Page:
Seismological Lab uses public drill to help prepare, educate residents about earthquakes

170,000 Nevadans registered for 2nd annual statewide event

10/6/2011 - By: Mike Wolterbeek
under desks at peavine Last year’s public earthquake drill, The Great Nevada Shakeout, included the Washoe County School District, and these students at Peavine Elementary School in Reno. The statewide earthquake drill, collaborated with California and other western states on Oct. 20 at 10:20 a.m., is a massive effort to have people learn to prepare and practice for earthquake response. Photo by Mike Wolterbeek, University of Nevada, Reno

All Nevada residents, businesses, schools and organizations are urged to register now to be part of the world’s largest public earthquake drill - “The Great ShakeOut.” The University of Nevada, Reno’s Seismology Laboratory is again teaming Nevada up with California and other western states to build awareness and get residents to practice how to respond in an earthquake.

The Great Nevada ShakeOut is a simple, coordinated “drop, cover and hold on” exercise to be held on Oct. 20 at 10:20 a.m. Last year 120,000 Nevadans participated, and this year there are 160,000 already signed up. More than 10 million people participated in the bi-state event last year. To register as an individual, business, school or government agency or organization, go to the official website ShakeOut.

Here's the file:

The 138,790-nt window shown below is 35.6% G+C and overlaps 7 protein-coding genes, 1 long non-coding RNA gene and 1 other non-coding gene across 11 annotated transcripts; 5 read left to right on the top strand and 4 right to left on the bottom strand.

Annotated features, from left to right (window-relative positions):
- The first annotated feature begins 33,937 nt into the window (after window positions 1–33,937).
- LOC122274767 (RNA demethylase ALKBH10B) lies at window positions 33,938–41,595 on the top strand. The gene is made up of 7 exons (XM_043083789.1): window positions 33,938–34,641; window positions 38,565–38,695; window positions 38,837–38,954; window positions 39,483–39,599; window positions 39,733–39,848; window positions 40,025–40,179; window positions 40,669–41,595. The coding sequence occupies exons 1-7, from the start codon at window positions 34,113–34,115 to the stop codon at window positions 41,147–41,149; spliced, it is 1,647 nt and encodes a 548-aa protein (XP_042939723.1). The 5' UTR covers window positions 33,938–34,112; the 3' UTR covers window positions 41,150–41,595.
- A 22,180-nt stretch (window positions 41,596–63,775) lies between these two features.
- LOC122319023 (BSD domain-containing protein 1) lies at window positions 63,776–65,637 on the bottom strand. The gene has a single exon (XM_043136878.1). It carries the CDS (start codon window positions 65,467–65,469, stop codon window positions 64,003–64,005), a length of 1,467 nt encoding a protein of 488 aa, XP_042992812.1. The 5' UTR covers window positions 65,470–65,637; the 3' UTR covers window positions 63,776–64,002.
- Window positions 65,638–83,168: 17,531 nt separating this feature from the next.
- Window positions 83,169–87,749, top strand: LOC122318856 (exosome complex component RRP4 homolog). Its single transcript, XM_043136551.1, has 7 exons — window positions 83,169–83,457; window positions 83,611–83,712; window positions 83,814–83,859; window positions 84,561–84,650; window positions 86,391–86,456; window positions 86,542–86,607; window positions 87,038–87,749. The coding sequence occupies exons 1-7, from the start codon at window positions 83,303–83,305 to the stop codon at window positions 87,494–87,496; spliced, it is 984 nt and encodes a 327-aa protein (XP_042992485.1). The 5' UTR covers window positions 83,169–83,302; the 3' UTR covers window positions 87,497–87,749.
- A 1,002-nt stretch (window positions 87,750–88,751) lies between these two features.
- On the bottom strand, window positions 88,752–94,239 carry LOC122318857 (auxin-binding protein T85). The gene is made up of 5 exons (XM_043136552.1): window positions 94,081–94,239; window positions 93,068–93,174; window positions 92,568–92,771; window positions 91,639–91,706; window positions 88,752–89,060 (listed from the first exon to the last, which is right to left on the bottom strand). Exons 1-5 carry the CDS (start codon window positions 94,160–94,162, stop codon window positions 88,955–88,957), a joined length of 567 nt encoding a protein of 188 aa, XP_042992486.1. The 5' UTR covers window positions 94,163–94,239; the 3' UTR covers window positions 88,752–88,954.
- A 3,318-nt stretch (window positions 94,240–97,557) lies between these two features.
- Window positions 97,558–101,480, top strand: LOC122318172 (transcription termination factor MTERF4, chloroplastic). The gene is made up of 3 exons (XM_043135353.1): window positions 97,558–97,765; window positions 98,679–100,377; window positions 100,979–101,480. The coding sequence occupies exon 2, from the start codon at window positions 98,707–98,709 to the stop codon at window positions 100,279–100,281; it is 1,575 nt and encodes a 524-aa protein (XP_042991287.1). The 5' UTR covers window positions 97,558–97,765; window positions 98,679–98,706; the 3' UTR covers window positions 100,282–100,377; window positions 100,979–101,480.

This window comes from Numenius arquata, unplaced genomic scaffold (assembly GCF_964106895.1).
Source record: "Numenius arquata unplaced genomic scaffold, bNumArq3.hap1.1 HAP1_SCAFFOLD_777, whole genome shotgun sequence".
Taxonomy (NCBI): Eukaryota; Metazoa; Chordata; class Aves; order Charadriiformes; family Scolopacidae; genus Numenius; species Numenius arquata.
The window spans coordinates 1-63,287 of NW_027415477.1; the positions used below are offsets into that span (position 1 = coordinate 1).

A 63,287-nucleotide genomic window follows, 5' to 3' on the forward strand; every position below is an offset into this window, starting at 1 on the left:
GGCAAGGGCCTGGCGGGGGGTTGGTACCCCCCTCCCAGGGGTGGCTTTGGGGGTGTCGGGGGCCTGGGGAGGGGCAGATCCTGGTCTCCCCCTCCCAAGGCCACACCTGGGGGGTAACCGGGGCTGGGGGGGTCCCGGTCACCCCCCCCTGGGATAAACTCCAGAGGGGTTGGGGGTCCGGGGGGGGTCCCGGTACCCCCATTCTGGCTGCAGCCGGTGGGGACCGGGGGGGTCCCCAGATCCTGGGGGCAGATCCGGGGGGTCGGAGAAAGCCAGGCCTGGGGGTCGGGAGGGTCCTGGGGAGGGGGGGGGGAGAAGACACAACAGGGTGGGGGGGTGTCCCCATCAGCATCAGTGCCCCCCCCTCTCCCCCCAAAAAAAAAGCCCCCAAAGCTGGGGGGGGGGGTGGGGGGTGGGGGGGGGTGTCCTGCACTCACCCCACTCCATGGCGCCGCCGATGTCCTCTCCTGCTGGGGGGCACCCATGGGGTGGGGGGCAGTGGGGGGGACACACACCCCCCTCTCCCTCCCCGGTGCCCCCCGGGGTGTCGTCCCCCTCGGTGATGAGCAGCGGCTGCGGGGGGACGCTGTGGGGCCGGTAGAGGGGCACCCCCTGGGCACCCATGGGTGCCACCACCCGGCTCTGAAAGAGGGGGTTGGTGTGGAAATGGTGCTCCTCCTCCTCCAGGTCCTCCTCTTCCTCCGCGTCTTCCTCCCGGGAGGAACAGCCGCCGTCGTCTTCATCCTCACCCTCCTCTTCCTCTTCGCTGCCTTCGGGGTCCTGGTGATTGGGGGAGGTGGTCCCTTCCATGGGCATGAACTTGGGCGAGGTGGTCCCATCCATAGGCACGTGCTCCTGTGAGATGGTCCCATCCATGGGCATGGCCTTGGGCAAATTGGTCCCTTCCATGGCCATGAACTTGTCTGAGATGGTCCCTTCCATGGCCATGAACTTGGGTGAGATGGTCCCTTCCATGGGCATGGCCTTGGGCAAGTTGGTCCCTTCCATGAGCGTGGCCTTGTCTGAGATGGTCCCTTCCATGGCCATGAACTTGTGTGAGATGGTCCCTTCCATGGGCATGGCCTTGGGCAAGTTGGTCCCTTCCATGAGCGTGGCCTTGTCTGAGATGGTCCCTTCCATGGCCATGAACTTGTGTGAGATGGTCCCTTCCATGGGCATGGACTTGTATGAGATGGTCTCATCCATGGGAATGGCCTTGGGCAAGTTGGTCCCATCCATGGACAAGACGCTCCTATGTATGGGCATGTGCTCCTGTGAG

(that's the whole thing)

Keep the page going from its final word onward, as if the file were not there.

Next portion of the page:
“Nevadans need to realize they live in earthquake country,” Graham Kent, Nevada State Seismological Laboratory director and coordinator of the Nevada event, said. “Nevada has the third highest incidence of large earthquakes in the United States. A major earthquake in any community, north or south, is possible.”

Participants are instructed, wherever they are on 10/20 at 10:20 — at home, at work, at school, anywhere unless they’re driving — to drop, cover, and hold on as if there were a major earthquake occurring at that very moment, and to stay in that position for at least 60 seconds, which is about the time it takes to register for the earthquake drill.

“The beauty of this exercise is that it’s really easy,” Kent, a professor in the College of Science, said. “It’s an easy way for people to practice how to protect themselves during earthquakes. It’s an action that’s proven to help reduce injury and death during an earthquake. We’d like to see 500,000 participating this year and continue to keep growing the event each year.”

Now in its second year, the Great Nevada ShakeOut is the new annual Nevada earthquake drill and is always held on the third Thursday of October. Last year Nevada was the first state to join with California in this massive effort to have people learn to prepare and practice for earthquake response. Other states that have joined the Great Shakeout this year are Idaho, Oregon, British Columbia and Guam.

Participants are also encouraged to practice other aspects of emergency plans and to 'secure your space,' which includes retrofitting buildings to reduce damage and securing things within that building to prevent injury.

“With the recent large earthquakes occurring in the world in the past year, such as Tohuko and Christchurch, awareness is up and interest is high, making this an ideal time to impart important information to Nevada residents,” said Kent.

The state of Nevada is located in “earthquake country.” It lies within the Basin and Range Province, one of the most seismically active regions in the United States. Along with California and Alaska, Nevada ranks in the top three states subject to the most large-scale earthquakes over the last 150 years.

More information and to sign up for the Great Nevada ShakeOut.


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